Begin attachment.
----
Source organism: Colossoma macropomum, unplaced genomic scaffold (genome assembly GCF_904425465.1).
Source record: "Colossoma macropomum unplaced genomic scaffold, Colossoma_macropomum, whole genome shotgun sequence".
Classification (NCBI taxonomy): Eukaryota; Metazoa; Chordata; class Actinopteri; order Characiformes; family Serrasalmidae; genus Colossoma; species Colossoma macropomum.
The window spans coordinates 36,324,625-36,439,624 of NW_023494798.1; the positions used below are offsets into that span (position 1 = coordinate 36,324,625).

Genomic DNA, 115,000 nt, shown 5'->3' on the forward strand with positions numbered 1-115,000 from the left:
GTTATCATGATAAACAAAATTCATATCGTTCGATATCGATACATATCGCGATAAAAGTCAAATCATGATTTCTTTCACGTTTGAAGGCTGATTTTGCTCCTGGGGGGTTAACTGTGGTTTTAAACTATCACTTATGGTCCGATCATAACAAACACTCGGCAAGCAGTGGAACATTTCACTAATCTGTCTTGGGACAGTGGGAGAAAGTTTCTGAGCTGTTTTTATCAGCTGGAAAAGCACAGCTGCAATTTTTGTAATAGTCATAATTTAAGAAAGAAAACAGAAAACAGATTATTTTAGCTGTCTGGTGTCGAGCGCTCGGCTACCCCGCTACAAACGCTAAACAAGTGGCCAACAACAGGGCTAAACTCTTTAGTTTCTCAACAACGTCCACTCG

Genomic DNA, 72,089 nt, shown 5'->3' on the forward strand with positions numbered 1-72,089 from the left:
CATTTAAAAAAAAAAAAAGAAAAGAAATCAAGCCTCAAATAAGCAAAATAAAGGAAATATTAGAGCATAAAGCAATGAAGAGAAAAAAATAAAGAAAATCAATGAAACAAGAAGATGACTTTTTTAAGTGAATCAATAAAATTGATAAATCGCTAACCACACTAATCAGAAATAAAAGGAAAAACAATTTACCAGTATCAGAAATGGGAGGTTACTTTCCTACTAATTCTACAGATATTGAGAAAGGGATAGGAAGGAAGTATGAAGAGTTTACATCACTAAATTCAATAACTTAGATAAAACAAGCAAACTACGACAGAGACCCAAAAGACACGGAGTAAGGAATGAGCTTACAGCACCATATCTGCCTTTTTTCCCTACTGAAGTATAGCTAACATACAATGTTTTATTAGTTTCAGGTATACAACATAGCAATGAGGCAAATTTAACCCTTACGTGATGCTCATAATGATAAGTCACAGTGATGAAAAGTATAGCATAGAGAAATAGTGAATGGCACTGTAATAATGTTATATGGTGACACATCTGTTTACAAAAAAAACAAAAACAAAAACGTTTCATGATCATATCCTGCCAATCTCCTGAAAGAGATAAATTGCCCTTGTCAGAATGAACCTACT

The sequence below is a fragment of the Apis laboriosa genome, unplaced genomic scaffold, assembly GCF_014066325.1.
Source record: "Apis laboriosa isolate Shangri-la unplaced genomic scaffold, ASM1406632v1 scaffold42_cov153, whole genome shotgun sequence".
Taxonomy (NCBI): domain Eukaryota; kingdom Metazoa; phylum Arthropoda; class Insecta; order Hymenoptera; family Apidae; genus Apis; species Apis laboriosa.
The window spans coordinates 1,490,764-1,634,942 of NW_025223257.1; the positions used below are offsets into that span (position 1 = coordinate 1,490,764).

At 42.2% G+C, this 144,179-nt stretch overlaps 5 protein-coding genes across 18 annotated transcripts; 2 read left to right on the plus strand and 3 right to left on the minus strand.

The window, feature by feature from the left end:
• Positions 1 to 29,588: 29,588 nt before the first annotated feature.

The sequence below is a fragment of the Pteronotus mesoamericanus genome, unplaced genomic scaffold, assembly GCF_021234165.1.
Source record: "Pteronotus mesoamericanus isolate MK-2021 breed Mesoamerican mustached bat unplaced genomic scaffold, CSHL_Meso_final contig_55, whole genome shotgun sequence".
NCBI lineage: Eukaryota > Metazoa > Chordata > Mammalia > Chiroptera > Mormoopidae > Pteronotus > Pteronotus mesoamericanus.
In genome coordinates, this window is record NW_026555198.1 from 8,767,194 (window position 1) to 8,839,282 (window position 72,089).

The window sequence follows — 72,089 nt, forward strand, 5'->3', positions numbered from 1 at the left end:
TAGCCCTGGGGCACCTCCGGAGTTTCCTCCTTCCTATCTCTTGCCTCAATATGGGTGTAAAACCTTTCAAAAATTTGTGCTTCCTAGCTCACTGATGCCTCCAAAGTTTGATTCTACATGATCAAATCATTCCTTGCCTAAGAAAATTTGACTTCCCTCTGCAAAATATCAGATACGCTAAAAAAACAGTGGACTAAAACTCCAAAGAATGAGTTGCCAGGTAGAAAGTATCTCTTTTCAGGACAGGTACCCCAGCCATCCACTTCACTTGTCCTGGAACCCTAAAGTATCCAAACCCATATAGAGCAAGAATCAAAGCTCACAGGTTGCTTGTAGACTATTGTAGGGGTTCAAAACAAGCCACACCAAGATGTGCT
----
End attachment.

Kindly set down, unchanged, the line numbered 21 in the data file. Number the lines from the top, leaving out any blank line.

TAGCCCTGGGGCACCTCCGGAGTTTCCTCCTTCCTATCTCTTGCCTCAATATGGGTGTAAAACCTTTCAAAAATTTGTGCTTCCTAGCTCACTGATGCCTCCAAAGTTTGATTCTACATGATCAAATCATTCCTTGCCTAAGAAAATTTGACTTCCCTCTGCAAAATATCAGATACGCTAAAAAAACAGTGGACTAAAACTCCAAAGAATGAGTTGCCAGGTAGAAAGTATCTCTTTTCAGGACAGGTACCCCAGCCATCCACTTCACTTGTCCTGGAACCCTAAAGTATCCAAACCCATATAGAGCAAGAATCAAAGCTCACAGGTTGCTTGTAGACTATTGTAGGGGTTCAAAACAAGCCACACCAAGATGTGCT